“Is alright.” On hearing the response, Mr. Andrew smartly turned his back on the boss and walked away enthusiastically. Eleven O’ clock at the dot, the oral interview began as planned. Wonders indeed shall never end as the first applicant to walk into the screening hall happened to be Mr. Jude Akpan. It would be recalled that Mr. Akpan was the man who humiliated Mr. Jerry right in his office years back in Calabar, Cross- River State while he (Jerry) was job-hunting with his first degree. He was then the HRM of Catalog Production Limited, one of the firms where the latter sought for employment when he was still resident in the said city.

Catalog Limited went into liquidation just a few years after the incident, thereby rendering Mr. Akpan jobless. The experience made the then happily married man left Calabar for Lagos in search of greener pasture, leaving his wife and four children behind. The moment Mr. Jerry Odom caught the sight of him, he stood up unwittingly, staring at him in silent awe.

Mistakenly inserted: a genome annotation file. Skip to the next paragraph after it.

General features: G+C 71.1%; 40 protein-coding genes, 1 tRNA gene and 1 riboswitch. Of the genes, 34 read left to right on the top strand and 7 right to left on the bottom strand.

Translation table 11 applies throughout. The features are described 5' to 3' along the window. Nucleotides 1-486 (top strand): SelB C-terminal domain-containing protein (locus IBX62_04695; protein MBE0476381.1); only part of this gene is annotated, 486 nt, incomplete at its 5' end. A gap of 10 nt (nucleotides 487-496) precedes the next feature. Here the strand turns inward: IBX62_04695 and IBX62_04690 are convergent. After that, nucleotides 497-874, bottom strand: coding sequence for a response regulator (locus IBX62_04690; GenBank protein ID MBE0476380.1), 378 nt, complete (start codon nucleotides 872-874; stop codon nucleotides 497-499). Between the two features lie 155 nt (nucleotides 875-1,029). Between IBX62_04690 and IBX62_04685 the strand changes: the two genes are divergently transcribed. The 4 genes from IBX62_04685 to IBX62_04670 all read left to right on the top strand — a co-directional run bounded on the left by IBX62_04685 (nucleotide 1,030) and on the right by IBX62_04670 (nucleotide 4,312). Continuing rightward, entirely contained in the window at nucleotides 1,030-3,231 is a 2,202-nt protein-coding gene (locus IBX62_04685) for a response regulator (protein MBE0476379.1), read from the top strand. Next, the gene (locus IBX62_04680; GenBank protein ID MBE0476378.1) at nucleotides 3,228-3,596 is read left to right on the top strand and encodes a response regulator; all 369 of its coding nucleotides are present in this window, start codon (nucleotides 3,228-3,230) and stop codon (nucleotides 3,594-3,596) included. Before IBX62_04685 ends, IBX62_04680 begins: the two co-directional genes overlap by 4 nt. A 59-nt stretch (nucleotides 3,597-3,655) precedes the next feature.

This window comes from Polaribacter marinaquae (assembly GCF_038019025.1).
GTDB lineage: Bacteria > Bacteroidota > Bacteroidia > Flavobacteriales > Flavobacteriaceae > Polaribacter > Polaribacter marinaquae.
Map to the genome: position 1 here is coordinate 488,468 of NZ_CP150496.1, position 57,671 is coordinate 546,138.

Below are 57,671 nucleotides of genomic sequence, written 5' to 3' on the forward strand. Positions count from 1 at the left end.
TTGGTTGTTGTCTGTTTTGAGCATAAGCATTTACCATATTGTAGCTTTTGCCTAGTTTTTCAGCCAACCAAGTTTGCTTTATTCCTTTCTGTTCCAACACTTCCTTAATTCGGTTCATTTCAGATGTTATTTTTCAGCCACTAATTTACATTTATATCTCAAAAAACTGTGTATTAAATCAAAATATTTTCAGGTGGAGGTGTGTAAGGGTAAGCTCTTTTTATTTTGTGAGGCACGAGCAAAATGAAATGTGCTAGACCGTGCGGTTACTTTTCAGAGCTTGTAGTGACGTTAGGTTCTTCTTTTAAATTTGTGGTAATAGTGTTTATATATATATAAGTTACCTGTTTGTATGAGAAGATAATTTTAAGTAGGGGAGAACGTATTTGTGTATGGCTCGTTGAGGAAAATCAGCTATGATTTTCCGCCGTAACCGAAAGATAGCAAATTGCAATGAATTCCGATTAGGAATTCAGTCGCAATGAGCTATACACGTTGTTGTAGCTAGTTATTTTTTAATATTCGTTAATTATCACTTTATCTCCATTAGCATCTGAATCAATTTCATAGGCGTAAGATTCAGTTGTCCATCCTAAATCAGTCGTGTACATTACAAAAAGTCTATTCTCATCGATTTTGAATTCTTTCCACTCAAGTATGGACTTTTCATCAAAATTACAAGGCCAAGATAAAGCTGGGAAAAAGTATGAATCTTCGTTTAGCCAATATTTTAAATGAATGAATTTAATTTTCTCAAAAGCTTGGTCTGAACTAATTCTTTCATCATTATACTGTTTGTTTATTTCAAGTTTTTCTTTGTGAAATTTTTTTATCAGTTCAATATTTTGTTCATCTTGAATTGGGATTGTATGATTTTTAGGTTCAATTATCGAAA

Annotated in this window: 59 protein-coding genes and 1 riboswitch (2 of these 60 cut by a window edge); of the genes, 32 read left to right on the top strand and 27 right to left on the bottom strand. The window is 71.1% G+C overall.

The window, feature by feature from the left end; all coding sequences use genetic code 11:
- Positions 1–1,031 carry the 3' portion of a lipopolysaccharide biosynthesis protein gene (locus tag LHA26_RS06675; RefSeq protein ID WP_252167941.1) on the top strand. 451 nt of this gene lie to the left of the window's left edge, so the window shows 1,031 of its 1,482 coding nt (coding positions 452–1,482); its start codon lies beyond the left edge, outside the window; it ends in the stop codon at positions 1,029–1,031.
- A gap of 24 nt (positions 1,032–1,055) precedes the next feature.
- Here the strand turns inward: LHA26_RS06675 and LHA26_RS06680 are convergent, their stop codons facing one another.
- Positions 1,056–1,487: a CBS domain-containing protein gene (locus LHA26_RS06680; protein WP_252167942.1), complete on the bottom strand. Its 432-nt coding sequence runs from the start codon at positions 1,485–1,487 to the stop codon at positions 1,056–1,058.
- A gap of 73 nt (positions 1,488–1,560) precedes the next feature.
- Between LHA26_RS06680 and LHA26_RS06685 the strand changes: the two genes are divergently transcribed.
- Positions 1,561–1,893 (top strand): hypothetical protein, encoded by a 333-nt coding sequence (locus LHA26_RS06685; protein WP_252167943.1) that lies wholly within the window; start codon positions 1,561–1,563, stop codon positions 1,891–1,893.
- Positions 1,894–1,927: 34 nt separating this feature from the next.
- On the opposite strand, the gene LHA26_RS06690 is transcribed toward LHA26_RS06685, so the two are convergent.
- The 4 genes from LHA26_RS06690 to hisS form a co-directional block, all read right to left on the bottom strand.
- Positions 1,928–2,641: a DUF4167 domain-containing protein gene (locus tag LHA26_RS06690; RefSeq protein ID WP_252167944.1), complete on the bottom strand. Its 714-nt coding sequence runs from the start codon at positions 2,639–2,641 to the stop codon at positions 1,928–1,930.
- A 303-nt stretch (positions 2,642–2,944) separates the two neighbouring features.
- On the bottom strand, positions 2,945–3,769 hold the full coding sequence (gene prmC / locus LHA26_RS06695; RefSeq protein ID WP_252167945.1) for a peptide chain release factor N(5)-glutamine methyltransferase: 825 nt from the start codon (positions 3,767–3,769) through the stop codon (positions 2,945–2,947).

On his part, Mr. Akpan who couldn’t believe his eyes stopped immediately as he tried to fathom if truly the image he was seeing was Jerry’s. The other members of the screening crew became marvelled over the abrupt change of mood displayed by the boss alongside the applicant. Having fully absorbed and comprehended the picture, Mr. Jude Akpan quickly turned his back and ran out of the hall. The rest is history, please!



  • Nwaozor – novelist, playwright and poet, is Chief Executive Director, Centre for Counselling, Research & Career Development – Owerri